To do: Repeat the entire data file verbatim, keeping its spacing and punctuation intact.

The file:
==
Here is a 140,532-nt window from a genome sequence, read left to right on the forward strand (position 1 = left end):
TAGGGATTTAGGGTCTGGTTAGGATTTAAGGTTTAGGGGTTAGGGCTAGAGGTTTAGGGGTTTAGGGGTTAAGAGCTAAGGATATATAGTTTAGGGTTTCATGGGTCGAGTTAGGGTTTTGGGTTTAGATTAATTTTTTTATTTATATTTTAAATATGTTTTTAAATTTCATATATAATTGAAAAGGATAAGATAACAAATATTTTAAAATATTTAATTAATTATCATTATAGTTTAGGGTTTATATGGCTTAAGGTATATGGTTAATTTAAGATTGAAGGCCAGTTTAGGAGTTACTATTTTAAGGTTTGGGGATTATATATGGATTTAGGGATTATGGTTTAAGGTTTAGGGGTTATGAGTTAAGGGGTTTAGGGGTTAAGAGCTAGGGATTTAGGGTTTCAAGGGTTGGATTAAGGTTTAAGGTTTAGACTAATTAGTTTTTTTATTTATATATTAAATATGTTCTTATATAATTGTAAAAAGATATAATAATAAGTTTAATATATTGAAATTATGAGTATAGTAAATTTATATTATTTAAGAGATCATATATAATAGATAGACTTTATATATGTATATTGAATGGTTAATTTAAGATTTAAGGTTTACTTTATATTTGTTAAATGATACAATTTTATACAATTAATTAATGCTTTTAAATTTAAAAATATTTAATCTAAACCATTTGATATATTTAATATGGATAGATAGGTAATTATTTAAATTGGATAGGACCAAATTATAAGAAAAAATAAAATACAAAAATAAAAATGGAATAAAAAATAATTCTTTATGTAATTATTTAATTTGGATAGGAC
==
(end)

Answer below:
Here is a 140,532-nt window from a genome sequence, read left to right on the forward strand (position 1 = left end):
TAGGGATTTAGGGTCTGGTTAGGATTTAAGGTTTAGGGGTTAGGGCTAGAGGTTTAGGGGTTTAGGGGTTAAGAGCTAAGGATATATAGTTTAGGGTTTCATGGGTCGAGTTAGGGTTTTGGGTTTAGATTAATTTTTTTATTTATATTTTAAATATGTTTTTAAATTTCATATATAATTGAAAAGGATAAGATAACAAATATTTTAAAATATTTAATTAATTATCATTATAGTTTAGGGTTTATATGGCTTAAGGTATATGGTTAATTTAAGATTGAAGGCCAGTTTAGGAGTTACTATTTTAAGGTTTGGGGATTATATATGGATTTAGGGATTATGGTTTAAGGTTTAGGGGTTATGAGTTAAGGGGTTTAGGGGTTAAGAGCTAGGGATTTAGGGTTTCAAGGGTTGGATTAAGGTTTAAGGTTTAGACTAATTAGTTTTTTTATTTATATATTAAATATGTTCTTATATAATTGTAAAAAGATATAATAATAAGTTTAATATATTGAAATTATGAGTATAGTAAATTTATATTATTTAAGAGATCATATATAATAGATAGACTTTATATATGTATATTGAATGGTTAATTTAAGATTTAAGGTTTACTTTATATTTGTTAAATGATACAATTTTATACAATTAATTAATGCTTTTAAATTTAAAAATATTTAATCTAAACCATTTGATATATTTAATATGGATAGATAGGTAATTATTTAAATTGGATAGGACCAAATTATAAGAAAAAATAAAATACAAAAATAAAAATGGAATAAAAAATAATTCTTTATGTAATTATTTAATTTGGATAGGAC